Climbing up w/o a degree?

Joined Apr 19, 2015
Hi all. I'm a new cook, been through a few restaurants for about 7 months now and I'm motivated to become a sous one day.

Question: Is it an absolute necessity to hold a degree for one to be promoted to a chef role in a professional kitchen?

Joined Sep 9, 2012
Absolutely not, I'm an Exec without a culinary degree (actually went to school for anthropology and nursing), the only requirement is to learn as much as you possibly can without question so that when you are in a position of authority you can run your kitchen as you see fit. The harder you work, the more willing and eager you are, most chefs will want to teach you what they know. Spend this time refining your technique as well, it's all about passion, learning and practice. The higher up you move the more of the business side you'll learn which is a huge responsibility of a chef. No need to stop at sous, you can go all the way!
Joined Apr 19, 2015
Thanks a lot. That's good to hear. I'm in a good place that has a lot of learning opportunities so I'll gladly take that advice and apply it
Joined Sep 5, 2012
My degree came from the school of hard knocks, I do very well. A Culinary degree is opressively expensive niw a days, if you have the drive and aptitude you dont need it. Good luck to you.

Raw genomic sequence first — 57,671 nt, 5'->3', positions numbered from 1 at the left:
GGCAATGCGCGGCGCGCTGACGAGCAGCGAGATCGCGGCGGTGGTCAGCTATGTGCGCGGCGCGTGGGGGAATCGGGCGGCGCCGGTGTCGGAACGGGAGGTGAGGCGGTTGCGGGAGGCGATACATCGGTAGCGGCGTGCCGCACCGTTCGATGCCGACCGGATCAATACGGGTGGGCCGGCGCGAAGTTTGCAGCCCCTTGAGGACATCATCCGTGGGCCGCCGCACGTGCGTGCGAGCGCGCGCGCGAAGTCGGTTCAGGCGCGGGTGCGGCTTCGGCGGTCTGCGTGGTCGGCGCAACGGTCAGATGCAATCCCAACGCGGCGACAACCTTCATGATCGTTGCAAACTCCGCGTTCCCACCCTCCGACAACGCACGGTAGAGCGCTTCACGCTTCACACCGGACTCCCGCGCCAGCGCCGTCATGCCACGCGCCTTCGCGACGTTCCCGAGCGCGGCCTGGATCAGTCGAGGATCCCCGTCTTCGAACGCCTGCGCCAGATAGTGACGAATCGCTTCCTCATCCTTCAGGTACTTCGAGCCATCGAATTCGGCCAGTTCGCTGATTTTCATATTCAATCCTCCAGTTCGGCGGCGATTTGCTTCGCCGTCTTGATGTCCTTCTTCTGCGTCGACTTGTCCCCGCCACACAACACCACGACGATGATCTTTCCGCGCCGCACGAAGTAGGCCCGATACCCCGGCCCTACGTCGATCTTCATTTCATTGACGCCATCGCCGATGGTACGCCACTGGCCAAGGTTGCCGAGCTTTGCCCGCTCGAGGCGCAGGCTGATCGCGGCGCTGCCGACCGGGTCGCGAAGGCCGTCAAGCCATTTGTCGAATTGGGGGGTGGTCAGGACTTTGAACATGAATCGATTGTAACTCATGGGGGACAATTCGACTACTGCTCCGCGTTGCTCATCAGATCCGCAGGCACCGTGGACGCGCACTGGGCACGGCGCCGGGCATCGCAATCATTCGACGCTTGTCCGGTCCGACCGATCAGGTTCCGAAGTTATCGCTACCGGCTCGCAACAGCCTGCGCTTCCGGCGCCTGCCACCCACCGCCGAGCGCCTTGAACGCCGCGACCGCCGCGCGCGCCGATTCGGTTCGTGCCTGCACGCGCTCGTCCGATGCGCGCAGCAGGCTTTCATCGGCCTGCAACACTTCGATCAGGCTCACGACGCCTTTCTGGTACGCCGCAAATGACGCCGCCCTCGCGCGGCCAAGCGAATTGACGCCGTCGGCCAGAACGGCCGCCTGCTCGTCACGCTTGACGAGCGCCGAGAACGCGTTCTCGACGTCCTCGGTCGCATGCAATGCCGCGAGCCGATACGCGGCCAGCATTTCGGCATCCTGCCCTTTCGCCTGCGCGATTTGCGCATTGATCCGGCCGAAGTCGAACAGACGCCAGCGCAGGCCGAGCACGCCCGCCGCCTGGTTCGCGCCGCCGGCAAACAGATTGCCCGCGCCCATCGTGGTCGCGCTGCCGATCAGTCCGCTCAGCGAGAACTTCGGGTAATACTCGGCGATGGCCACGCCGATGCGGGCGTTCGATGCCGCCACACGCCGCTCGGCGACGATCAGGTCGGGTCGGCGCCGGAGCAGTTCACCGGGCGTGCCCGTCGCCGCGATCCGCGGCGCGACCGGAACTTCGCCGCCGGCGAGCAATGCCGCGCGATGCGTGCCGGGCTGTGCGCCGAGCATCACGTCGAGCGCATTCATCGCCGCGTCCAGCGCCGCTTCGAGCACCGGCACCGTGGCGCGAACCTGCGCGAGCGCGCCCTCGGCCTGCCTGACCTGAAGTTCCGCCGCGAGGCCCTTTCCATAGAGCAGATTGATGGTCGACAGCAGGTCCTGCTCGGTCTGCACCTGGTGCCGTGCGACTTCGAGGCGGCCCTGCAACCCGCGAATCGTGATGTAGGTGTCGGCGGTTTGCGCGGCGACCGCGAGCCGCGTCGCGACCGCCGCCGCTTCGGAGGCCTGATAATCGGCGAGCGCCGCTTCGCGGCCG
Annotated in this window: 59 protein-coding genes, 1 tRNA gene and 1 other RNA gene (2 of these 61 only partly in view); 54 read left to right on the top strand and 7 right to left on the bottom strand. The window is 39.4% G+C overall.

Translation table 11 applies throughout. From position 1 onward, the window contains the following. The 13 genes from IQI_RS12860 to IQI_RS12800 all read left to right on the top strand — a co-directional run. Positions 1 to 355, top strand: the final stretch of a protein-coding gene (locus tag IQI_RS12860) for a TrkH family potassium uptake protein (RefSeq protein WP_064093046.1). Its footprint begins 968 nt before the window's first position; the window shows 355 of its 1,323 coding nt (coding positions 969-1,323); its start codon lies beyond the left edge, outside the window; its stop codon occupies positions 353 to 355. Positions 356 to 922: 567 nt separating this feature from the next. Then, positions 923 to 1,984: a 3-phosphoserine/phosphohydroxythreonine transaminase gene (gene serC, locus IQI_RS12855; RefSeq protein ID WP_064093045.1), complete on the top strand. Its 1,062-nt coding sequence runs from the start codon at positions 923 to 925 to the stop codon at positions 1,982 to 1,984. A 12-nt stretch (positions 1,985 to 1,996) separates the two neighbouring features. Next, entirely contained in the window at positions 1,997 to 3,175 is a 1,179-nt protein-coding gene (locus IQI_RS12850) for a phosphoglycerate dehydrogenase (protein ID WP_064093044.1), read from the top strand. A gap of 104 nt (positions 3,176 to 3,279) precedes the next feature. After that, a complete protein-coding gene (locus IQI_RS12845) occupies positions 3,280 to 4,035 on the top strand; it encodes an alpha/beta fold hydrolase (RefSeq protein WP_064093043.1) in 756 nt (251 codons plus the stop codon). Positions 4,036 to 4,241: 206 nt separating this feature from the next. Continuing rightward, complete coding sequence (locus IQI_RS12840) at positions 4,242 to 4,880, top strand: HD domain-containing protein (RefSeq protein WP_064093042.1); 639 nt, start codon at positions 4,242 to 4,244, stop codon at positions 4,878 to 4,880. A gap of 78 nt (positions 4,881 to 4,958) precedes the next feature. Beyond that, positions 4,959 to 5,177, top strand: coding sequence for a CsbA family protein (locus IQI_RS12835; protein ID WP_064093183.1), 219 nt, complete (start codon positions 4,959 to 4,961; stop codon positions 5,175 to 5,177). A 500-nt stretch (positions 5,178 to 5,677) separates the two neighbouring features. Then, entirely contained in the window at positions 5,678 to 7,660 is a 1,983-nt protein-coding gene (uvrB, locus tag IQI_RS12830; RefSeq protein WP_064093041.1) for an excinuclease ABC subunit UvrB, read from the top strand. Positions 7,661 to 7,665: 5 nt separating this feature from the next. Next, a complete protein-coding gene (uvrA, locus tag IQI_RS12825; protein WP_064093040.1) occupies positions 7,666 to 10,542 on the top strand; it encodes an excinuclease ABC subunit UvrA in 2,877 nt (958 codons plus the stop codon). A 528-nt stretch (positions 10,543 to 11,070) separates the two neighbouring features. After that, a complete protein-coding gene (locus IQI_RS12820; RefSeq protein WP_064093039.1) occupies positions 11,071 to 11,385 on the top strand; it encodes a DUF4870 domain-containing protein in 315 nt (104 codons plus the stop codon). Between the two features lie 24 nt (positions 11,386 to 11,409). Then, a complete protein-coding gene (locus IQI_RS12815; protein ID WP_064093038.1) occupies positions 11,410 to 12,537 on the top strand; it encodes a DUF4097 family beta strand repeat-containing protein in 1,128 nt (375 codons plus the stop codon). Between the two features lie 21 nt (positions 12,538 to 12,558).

Staff member
Joined Oct 7, 2001
While I have a culinary degree, I agree with Lagom and Lauren, they are not absolutely necessary, and as Lagom pointed out, they can be very expensive, especially if you want to go to one of the really good schools.  It really sucks when you get out of culinary school, with a mountain of debt, and get stuck working $9-10 per hour jobs.  And yes, you will still be stuck working those types of jobs for awhile, until you build up some experience.  I have known many a chef that never went to school and they excell in what they do.  That being said, I do think that a culinary education can kind of fast track a career.  Yes, you still have to "pay your dues" and build up experience, but what I think culinary school does well, is that it exposes you to a lot of different cuisines and a lot of different chefs, each with their own way of doing things.  The amount, and variety, of things that you are exposed to at culinary school would take you years and years out in the real world..

In other words, there are pros and cons to each path, but each path can get you where you want to be.  It mostly depends on whether you are willing to work for it or not
Joined Aug 8, 2015
Experience experience experience usually almost always trumps degrees. That being said the stuff you get in school makes it easier to go from an hourly paid cook to a sous chef and a salary. You have to be able to cook and experience and training on the line will be invaluable. However to make the jump from lead line cook to sous or exec you need to know about purchasing, inventory, scheduling, FOOD COST, and school really helps for that. I always said my culinary degree never really helped me till about four to five yearz into actual work and when the developed skills met with all the knowledge that was when it all clicked and i started earning a real living. If you can find a chef who is willing to work with you on the business side of things soak up all that info and it will increase your worth.
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